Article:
Ahead of the launch the F-150 Lightning later this spring, Ford recently put the electric truck’s towing capacity to the test towing a 10,000lb trailer in two extreme climates.
One of the tests was in extreme cold, where Ford took the F-150 Lightning to the Ike Gauntlet.
This 8-mile stretch of highway in Colorado ascends at a 7% incline to a maximum elevation of 11,158ft above sea level. During testing last month the temperature -2°F (-16°C) with the windchill.
The other test was in extreme heat at the Davis Dam, where temperatures reached 118°F (48°C) during testing.
This particular test saw the Lightning tow the same 10,000-pound trailer for multiple loops across the dam, which rises from 550 feet elevation to 3,500 feet over 11.4 miles (18.3km).
Linda Zhang, chief engineer of the F-150 Lightning said the trucks performed “flawlessly,” explaining that towing the 10,000lb trailers was “effortless” in both scenarios.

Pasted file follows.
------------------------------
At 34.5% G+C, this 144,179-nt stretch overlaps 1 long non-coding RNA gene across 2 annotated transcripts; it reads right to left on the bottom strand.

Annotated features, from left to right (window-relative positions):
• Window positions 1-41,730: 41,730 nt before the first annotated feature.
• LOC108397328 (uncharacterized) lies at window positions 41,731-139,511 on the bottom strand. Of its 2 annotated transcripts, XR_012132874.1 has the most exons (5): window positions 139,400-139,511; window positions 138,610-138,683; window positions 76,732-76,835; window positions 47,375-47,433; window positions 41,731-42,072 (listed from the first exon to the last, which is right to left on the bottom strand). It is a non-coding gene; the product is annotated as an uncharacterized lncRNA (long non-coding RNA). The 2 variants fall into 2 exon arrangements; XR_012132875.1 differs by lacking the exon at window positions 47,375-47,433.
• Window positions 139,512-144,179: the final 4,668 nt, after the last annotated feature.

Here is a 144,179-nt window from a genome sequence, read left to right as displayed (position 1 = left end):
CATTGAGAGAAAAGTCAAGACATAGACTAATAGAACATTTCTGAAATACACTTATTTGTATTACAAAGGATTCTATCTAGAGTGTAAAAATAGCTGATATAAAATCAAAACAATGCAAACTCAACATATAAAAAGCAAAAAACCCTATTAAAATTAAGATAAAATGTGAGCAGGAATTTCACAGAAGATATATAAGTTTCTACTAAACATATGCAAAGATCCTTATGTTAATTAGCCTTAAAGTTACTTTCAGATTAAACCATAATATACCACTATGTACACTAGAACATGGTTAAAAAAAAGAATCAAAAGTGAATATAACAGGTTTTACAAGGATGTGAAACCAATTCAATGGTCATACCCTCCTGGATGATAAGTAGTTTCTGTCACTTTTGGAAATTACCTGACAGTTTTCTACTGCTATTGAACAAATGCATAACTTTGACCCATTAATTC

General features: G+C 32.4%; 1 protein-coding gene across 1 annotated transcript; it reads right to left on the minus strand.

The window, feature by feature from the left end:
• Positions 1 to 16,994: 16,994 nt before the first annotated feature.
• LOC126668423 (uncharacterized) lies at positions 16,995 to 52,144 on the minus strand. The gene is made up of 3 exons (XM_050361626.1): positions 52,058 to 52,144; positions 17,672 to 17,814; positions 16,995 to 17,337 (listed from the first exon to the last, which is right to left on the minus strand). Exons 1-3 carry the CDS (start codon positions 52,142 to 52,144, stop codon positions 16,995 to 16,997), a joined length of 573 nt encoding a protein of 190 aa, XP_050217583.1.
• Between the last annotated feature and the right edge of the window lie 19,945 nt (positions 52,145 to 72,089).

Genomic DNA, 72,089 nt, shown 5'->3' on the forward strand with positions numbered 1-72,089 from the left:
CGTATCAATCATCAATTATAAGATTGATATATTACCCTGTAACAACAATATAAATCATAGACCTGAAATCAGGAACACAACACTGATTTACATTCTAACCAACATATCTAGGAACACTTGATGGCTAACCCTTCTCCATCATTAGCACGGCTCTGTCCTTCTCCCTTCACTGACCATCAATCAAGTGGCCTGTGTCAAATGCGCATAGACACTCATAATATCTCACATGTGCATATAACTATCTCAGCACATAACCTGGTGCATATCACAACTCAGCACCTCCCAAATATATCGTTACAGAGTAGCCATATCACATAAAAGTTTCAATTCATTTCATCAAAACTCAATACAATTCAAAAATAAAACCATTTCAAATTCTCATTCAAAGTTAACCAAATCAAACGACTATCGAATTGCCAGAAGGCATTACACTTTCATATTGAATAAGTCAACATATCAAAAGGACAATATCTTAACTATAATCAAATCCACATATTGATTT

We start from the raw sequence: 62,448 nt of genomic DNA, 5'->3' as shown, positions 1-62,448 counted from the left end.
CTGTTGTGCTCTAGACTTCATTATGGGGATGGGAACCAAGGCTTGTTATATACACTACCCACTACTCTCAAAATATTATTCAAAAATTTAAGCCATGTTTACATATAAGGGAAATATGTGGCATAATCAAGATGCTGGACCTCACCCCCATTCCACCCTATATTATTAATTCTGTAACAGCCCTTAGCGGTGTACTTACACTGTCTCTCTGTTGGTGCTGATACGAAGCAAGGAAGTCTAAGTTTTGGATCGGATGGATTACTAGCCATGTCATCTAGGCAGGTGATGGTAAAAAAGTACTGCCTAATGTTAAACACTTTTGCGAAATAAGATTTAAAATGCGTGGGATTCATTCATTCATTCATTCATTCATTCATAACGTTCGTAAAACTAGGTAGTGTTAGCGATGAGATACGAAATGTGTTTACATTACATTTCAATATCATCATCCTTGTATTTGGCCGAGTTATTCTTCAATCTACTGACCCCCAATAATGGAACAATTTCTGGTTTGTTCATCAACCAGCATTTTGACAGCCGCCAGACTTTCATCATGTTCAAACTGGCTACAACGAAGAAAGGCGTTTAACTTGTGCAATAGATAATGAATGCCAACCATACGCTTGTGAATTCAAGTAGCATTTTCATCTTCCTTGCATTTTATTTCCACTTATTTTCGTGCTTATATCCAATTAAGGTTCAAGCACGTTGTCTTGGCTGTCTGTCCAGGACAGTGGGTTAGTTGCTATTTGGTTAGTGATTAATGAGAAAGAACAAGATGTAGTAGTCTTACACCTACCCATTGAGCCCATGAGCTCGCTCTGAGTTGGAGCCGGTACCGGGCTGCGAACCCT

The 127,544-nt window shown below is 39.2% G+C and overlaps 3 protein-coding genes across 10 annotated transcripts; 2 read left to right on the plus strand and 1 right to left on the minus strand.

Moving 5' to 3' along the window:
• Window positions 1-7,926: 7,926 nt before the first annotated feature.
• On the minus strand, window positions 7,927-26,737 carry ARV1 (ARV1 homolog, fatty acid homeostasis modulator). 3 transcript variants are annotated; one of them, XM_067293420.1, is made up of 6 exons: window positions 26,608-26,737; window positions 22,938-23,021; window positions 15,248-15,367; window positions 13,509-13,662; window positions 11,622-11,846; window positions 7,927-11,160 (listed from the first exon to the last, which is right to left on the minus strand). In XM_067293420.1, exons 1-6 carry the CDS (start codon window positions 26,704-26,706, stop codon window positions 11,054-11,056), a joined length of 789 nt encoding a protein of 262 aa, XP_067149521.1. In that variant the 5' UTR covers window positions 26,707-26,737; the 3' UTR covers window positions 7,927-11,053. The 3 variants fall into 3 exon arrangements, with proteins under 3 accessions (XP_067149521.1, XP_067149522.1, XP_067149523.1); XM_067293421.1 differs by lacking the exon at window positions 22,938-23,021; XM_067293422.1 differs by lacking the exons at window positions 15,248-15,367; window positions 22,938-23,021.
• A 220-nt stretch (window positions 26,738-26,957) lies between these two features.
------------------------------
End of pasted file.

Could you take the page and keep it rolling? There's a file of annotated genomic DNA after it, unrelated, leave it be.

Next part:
What Ford didn’t mention in either the press release or in the video below was what all potential F-150 Lightning owners want to know – what was the impact of the truck’s range when towing?
We recently learned the range of the F-150 Lightning can vary from 230 miles (370km) up to 320 miles (515km) depending on the configuration.
As we have seen from early testing of the Rivian R1T, the range can easily drop by 50% or more when towing in close-to-ideal conditions.
Towing in these extreme conditions likely saw the range drop by even more.
You can watch the full video below.